Being lonely or socially isolated could pose negative effects on one’s health and mental well-being. Here are a few negative effects discussed by Dr. Seppala.

  1. Slower recovery from illnesses.
  2. An increase in anti-social behaviour or even becoming violent.
  3. A greater chance of experiencing depression or anxiety attacks.
  4. Being at risk for suicide.

      Feeling Low?

Sometimes you may be in contact with a myriad of people but unfortunately, you still feel lonely. Or you might be feeling alienated simply because you are alone. Friend, there is hope and you don’t have to struggle alone. I urged you to seek help by talking to someone you trust or going to your nearest health provider. You will get better, just take the necessary steps to recovery one day at a time.



  1. Baumeister, R. F. & Leary, M. R. (1995). The need to belong: desire for interpersonal attachments as a fundamental human motivation. Psychological bulletin, 117(3), 497.
  2. Global Council on Brain Health. (2017). The brain and social connectedness: Gcbh recommendations on social engagement and brain health (Tech. Rep.). AARP Policy, Research and International Affairs; AARP Integrated Communications and Marketing; and Age UK.
  3. Maslow, A. (1954). Motivation and personality. Harper.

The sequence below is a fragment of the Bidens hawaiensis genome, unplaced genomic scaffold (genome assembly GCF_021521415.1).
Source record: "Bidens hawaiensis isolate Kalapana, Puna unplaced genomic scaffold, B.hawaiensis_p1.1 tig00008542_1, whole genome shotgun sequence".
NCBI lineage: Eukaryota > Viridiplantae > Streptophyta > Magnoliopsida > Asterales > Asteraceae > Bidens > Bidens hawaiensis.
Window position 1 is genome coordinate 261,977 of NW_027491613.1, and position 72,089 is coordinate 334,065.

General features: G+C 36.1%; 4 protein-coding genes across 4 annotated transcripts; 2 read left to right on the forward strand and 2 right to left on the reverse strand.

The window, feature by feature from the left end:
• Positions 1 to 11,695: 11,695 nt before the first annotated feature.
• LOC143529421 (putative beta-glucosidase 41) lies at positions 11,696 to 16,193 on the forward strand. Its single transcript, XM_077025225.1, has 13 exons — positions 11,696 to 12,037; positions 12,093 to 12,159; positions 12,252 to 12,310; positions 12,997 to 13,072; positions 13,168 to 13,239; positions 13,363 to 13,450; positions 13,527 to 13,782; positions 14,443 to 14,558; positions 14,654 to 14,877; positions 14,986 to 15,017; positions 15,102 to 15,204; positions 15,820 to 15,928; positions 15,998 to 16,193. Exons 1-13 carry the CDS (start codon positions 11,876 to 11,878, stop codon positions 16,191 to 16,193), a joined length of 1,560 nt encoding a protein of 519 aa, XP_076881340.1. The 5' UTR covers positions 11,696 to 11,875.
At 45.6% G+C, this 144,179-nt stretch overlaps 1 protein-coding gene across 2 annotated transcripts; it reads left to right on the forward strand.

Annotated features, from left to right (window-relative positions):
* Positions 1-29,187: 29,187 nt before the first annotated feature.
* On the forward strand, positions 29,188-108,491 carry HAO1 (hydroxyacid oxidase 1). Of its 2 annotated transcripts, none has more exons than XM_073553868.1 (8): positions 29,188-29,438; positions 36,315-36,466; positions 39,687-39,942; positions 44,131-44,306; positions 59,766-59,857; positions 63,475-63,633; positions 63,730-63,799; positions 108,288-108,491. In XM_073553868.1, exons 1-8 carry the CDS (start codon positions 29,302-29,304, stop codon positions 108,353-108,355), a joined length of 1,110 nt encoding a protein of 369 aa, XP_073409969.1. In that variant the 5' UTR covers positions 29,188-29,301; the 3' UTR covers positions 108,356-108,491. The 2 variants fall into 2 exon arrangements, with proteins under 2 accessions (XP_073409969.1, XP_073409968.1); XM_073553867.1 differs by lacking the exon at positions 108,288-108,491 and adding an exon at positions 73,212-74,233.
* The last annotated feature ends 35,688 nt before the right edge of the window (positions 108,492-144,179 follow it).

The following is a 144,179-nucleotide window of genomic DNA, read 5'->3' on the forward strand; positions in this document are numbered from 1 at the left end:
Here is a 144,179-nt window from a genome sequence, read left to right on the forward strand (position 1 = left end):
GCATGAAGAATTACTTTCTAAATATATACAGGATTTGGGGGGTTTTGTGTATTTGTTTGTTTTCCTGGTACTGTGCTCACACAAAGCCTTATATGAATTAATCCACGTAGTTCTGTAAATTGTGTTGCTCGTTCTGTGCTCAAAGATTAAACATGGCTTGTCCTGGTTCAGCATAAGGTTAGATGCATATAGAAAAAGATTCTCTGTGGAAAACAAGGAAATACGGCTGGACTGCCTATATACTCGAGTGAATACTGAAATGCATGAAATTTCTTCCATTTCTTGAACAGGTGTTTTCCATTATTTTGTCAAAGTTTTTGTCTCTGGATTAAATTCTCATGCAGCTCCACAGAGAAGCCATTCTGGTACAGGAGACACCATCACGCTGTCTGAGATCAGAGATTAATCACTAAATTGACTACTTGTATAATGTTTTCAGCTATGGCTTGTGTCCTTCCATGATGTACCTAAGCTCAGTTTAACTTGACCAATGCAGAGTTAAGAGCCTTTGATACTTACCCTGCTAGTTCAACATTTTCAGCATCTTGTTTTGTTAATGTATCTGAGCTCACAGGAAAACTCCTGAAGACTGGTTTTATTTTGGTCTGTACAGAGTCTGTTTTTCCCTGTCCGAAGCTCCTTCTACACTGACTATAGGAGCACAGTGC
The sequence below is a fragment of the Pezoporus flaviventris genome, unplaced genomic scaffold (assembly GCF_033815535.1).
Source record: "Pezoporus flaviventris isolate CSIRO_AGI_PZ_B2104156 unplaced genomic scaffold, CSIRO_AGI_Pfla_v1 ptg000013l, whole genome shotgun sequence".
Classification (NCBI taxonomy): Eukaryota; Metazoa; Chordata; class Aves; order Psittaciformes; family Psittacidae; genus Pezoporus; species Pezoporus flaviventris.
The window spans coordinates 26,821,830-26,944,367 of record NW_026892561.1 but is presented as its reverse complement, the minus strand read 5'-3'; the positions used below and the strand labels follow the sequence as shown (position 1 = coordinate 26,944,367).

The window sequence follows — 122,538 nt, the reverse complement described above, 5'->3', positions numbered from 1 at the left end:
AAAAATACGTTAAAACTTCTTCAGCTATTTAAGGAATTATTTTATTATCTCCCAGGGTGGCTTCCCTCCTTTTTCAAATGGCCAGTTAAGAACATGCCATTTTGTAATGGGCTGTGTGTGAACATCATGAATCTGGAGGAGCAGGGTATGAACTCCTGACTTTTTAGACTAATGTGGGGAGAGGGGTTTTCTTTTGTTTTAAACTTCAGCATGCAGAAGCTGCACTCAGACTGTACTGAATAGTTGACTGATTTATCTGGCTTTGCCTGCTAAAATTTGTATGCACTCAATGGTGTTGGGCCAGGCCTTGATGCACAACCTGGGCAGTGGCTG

4. Shahtahmasebi, S. & Scott, A. (1996). Social isolation and loneliness in old age: Review and model refinement. Ageing and Society, 6, 333–358.
  5. Van Bel, D. T., IJsselsteijn, W. A. & de Kort, Y. A. (2008). Interpersonal connectedness: Conceptualization and directions for a measurement instrument. In Chi ’08 extended abstracts on human factors in computing systems (pp. 3129–3134). New York, NY, USA: ACM.
  6. Van Bel, D. T., Smolders, K., IJsselsteijn, W. A. & de Kort, Y. (2009). Social connectedness: concept and measurement. Intelligent Environments, 2, 67–74.
Published By
Kadian Davis-Owusu (PhD)
Kadian has a background in Computer Science and pursued her PhD and post-doctoral studies in the fields of Design for Social Interaction and Design for Health. She has taught a number of interaction design courses at the university level including the University of the West Indies, the University of the Commonwealth Caribbean (UCC) in Jamaica, and the Delft University of Technology in The Netherlands. Kadian also serves as the Founder and Lead UX Designer for TeachSomebody and is the host of the ExpertsConnect video podcast. In this function, Kadian serves to bridge the learning gap by delivering high-quality content tailored to meet your learning needs. Moreover, through expert collaboration, top-quality experts are equipped with a unique channel to create public awareness and establish thought leadership in their related domains.... Show more